Biomod/2011/Caltech/DeoxyriboNucleicAwesome/Random Walk Formula

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Thursday, July 31, 2014

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Random Walk Formula

Contents

General Modeling Idea

The random walk on DNA origami can be modeled as one dimensional random walk with a reflecting and an absorbing barrier (Figure 1). Tracks in the same column are grouped into rectangles, and each step is defined as walking from one rectangle to an adjacent one.


Figure 1. Modeling the random walk on DNA origami as one dimensional random walk. Cyan, markers. Blue, Track 1. Red, Track 2. White, DNA staples only. Five-pointed star, walker goal. Each step is modeled as walking from one rectangle to an adjacent one. SP 10, 22, 34 indicate different starting positions. Note that in the cases of SP22 and SP34, there are no tracks to the left of starting positions.
Figure 1. Modeling the random walk on DNA origami as one dimensional random walk. Cyan, markers. Blue, Track 1. Red, Track 2. White, DNA staples only. Five-pointed star, walker goal. Each step is modeled as walking from one rectangle to an adjacent one. SP 10, 22, 34 indicate different starting positions. Note that in the cases of SP22 and SP34, there are no tracks to the left of starting positions.

Consider a random walk on a line segment with N+1 sites denoted by integers (0,1,2, … , N) (Figure 2). The walker starts random walk at site i, 0 < i ≤ N. Let p be the probability for the walker to move one segment to the left, q be the probability for the walker to move one segment to the right. The probability for the walker to stay at a particular site for the next unit time is thus r = 1 – p – q. When the walker reaches site N, the partially reflecting barrier, it has a probability of β to be reflected back to site N – 1, and a probability of α = 1 – β to stay at site N in the next unit time. When reaching site 0, the absorbing barrier, it stays there for 100% probability and the random walk ends.

Figure 2. A line segment with N+1 distinct sites. The walker starts the random walk at i and is reflected at N with a probability of β. The random walk ends once it reaches site 0.
Figure 2. A line segment with N+1 distinct sites. The walker starts the random walk at i and is reflected at N with a probability of β. The random walk ends once it reaches site 0.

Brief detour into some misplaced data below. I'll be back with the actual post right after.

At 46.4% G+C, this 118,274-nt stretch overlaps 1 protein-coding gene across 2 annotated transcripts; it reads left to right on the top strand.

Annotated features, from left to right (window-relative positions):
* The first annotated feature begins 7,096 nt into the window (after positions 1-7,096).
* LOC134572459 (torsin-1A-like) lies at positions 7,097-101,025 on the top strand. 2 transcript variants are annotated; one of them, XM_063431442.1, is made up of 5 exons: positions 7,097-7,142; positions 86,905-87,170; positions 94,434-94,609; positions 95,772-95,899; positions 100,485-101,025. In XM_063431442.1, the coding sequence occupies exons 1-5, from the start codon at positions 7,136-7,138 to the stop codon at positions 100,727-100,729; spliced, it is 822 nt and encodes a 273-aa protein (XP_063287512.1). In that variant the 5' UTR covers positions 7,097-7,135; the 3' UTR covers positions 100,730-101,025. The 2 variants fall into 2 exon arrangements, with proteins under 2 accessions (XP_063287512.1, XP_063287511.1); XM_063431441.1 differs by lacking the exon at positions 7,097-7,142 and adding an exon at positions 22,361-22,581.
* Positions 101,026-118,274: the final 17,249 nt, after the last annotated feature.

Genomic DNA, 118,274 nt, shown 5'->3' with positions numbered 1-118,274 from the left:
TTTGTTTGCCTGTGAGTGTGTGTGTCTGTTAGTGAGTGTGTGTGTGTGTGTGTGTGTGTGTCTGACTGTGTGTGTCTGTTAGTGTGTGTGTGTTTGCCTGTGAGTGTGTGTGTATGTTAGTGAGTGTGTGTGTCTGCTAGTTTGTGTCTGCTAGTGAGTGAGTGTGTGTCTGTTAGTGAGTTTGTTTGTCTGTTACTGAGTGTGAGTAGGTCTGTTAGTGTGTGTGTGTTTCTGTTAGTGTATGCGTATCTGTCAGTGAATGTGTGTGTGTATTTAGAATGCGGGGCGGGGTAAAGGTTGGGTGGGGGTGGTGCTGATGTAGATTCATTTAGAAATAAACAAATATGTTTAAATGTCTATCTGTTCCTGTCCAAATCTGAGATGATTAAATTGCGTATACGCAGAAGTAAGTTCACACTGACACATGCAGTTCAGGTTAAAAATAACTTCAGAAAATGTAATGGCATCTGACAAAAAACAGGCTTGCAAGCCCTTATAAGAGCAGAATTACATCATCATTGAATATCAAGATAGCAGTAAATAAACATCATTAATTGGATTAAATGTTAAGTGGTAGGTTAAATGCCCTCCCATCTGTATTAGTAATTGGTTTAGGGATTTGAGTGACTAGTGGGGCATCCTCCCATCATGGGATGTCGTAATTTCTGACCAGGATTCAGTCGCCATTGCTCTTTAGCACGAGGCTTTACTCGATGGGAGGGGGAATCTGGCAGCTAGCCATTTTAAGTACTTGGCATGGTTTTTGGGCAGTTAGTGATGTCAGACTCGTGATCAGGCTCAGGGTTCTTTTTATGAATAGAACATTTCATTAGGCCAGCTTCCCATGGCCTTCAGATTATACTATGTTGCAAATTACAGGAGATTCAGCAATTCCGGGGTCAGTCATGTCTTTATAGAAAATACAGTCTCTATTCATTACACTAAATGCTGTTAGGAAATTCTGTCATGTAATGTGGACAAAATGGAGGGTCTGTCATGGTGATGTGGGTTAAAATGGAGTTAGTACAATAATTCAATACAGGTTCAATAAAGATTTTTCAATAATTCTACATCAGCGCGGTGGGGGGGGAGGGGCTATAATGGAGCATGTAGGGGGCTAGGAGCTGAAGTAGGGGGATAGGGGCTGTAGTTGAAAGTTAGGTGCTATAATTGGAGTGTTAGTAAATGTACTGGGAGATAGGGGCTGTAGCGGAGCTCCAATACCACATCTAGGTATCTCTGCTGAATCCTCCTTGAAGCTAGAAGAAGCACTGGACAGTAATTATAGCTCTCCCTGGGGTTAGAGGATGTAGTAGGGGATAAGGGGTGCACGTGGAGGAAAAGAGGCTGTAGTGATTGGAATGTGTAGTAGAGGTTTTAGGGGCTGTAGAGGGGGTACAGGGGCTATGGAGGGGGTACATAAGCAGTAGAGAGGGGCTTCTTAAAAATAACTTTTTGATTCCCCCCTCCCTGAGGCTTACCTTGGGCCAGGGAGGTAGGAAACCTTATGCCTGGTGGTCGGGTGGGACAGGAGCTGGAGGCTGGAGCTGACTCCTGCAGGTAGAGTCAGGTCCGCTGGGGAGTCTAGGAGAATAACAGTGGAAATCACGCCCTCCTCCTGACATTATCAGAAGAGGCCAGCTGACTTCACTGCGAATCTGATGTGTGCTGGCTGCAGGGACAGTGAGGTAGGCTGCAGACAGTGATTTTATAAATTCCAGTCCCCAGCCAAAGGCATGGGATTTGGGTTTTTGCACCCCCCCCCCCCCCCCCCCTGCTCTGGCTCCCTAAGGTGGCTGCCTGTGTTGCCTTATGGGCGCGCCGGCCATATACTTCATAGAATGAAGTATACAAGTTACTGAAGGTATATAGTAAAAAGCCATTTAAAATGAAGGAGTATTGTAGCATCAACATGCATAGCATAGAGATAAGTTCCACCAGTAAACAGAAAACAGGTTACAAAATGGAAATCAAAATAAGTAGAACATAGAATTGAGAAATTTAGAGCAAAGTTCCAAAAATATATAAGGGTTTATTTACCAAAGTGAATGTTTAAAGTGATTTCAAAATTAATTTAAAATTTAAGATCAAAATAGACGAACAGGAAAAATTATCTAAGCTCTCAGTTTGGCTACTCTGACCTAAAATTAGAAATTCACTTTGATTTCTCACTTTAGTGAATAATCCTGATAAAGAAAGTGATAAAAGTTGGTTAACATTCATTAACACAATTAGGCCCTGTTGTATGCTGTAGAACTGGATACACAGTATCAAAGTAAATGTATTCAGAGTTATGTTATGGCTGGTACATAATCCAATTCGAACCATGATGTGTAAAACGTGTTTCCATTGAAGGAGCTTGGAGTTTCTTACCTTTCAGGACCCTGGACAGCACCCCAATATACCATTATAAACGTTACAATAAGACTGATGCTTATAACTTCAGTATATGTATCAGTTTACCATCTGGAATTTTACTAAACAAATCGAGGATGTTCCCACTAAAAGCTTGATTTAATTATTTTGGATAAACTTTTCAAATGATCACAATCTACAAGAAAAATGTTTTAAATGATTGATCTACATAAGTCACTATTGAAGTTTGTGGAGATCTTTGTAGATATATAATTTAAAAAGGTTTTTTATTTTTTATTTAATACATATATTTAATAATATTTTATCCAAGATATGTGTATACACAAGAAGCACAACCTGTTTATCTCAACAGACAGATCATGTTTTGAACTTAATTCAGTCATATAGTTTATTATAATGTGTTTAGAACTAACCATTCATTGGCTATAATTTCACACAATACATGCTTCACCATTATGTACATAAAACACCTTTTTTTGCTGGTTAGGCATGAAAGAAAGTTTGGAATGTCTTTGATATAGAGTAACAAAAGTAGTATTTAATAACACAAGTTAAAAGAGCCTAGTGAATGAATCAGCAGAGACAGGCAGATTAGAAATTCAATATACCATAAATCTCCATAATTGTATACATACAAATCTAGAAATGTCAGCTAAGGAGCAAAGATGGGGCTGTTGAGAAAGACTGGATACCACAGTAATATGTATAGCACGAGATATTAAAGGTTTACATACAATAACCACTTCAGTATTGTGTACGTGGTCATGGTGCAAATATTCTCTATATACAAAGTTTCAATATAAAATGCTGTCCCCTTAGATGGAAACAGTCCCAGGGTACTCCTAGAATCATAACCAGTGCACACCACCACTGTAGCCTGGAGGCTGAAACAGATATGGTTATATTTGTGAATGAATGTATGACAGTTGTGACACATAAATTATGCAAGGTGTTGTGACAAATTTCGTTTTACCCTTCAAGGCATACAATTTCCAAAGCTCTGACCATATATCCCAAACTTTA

Random Walk Formula

Two assumptions are made in our case. 1) The DNA origami is immune to any free floating walkers in solution, meaning that free floating walkers cannot bind to an origami and starts random walking; 2) walkers are immediately absorbed when reaching the rectangles with WGs, despite the presence of two TR2 in the same rectangle.

Let  h(t;i)\! be the probability that the walker reaches 0 for the first time after t\! steps given its starting position being i\!. h(t;i)\! obeys the following difference equation

h(t;i) = q·h(t-1;i-1) + r·h(t-1;i) + p·h(t-1; i + 1)\!

for t  = 1,2,3,...\! and i = 1,2,3,...,N-1\!. We define h(t;0)= 1\! if\! t = 0\!; h(t;0)= 0\! if\! t > 0\!. Also, h(t;i) = 0\! for\! t < i\!.

When i = N\! we have

h(t;N) = αh(t-1;N)+ βh(t-1; N-1) \!

The generating function for h(t;i)\! can be expressed as

H_i (s) = \sum_{t=1}^∞ h(t;1)s^t,  |s| <1 \!

Following Netus (1963), the explicit expression of the generating function is

H_i (s) = \frac {q^i s^i T_i (s)} {T_0 (s)}, 0\leqslant i < N \!

and

H_N (s) = \frac {\beta q^{N-1} s^N (\lambda_1 - \lambda_2)} {T_0 (s)},\!

where

T_i (s) = (1-\alpha s)(\lambda_1 ^{N-i}-\lambda_2 ^{N-i})-\beta p s^2 (\lambda_1 ^{N-i-1}-\lambda_2 ^{N-i-1})\!

and

\lambda_{1,2} = \frac {1} {2} ( \pm \sqrt{{(1-rs)}^2-4 p q s^2} +1-rs ).\!

The explicit expression of h(t;i)\! can thus be deduced from H_i (s)\! using partial fraction expansion (Feller, 1971).

References

  • Feller, W. (1971). An introduction to probability theory and its applications.
  • Netus, M. (1963). Absorption probabilities for a random walk between a reflecting and an absorbing barrier. Bull. Soc. Math. Belgique, 15, 253-258.
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